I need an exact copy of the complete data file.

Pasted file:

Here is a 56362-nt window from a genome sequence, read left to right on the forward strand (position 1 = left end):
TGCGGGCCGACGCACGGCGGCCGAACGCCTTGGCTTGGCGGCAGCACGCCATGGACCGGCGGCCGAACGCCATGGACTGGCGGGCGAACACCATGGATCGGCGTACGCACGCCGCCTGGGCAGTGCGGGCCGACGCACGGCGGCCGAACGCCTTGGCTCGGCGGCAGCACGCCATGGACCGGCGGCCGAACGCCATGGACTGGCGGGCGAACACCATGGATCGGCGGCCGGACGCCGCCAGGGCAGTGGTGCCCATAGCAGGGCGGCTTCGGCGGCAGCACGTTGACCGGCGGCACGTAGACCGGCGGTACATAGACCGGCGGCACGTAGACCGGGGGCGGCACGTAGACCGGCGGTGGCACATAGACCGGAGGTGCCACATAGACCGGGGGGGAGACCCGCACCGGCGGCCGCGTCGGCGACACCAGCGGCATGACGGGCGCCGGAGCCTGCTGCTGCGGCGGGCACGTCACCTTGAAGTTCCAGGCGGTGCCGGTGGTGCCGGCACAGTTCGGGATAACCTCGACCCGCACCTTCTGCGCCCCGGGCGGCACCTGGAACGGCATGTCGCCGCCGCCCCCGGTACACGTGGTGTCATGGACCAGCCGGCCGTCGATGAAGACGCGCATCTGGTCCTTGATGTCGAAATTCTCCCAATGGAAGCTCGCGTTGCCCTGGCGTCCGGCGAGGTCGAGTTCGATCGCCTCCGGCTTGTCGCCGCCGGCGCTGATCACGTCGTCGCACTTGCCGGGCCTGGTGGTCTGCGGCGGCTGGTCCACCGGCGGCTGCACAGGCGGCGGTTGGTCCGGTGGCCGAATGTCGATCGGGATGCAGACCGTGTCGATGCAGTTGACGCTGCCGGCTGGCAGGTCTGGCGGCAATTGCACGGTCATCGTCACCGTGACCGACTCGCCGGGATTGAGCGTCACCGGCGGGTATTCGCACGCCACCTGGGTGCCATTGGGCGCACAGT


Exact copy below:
Here is a 56362-nt window from a genome sequence, read left to right on the forward strand (position 1 = left end):
TGCGGGCCGACGCACGGCGGCCGAACGCCTTGGCTTGGCGGCAGCACGCCATGGACCGGCGGCCGAACGCCATGGACTGGCGGGCGAACACCATGGATCGGCGTACGCACGCCGCCTGGGCAGTGCGGGCCGACGCACGGCGGCCGAACGCCTTGGCTCGGCGGCAGCACGCCATGGACCGGCGGCCGAACGCCATGGACTGGCGGGCGAACACCATGGATCGGCGGCCGGACGCCGCCAGGGCAGTGGTGCCCATAGCAGGGCGGCTTCGGCGGCAGCACGTTGACCGGCGGCACGTAGACCGGCGGTACATAGACCGGCGGCACGTAGACCGGGGGCGGCACGTAGACCGGCGGTGGCACATAGACCGGAGGTGCCACATAGACCGGGGGGGAGACCCGCACCGGCGGCCGCGTCGGCGACACCAGCGGCATGACGGGCGCCGGAGCCTGCTGCTGCGGCGGGCACGTCACCTTGAAGTTCCAGGCGGTGCCGGTGGTGCCGGCACAGTTCGGGATAACCTCGACCCGCACCTTCTGCGCCCCGGGCGGCACCTGGAACGGCATGTCGCCGCCGCCCCCGGTACACGTGGTGTCATGGACCAGCCGGCCGTCGATGAAGACGCGCATCTGGTCCTTGATGTCGAAATTCTCCCAATGGAAGCTCGCGTTGCCCTGGCGTCCGGCGAGGTCGAGTTCGATCGCCTCCGGCTTGTCGCCGCCGGCGCTGATCACGTCGTCGCACTTGCCGGGCCTGGTGGTCTGCGGCGGCTGGTCCACCGGCGGCTGCACAGGCGGCGGTTGGTCCGGTGGCCGAATGTCGATCGGGATGCAGACCGTGTCGATGCAGTTGACGCTGCCGGCTGGCAGGTCTGGCGGCAATTGCACGGTCATCGTCACCGTGACCGACTCGCCGGGATTGAGCGTCACCGGCGGGTATTCGCACGCCACCTGGGTGCCATTGGGCGCACAGT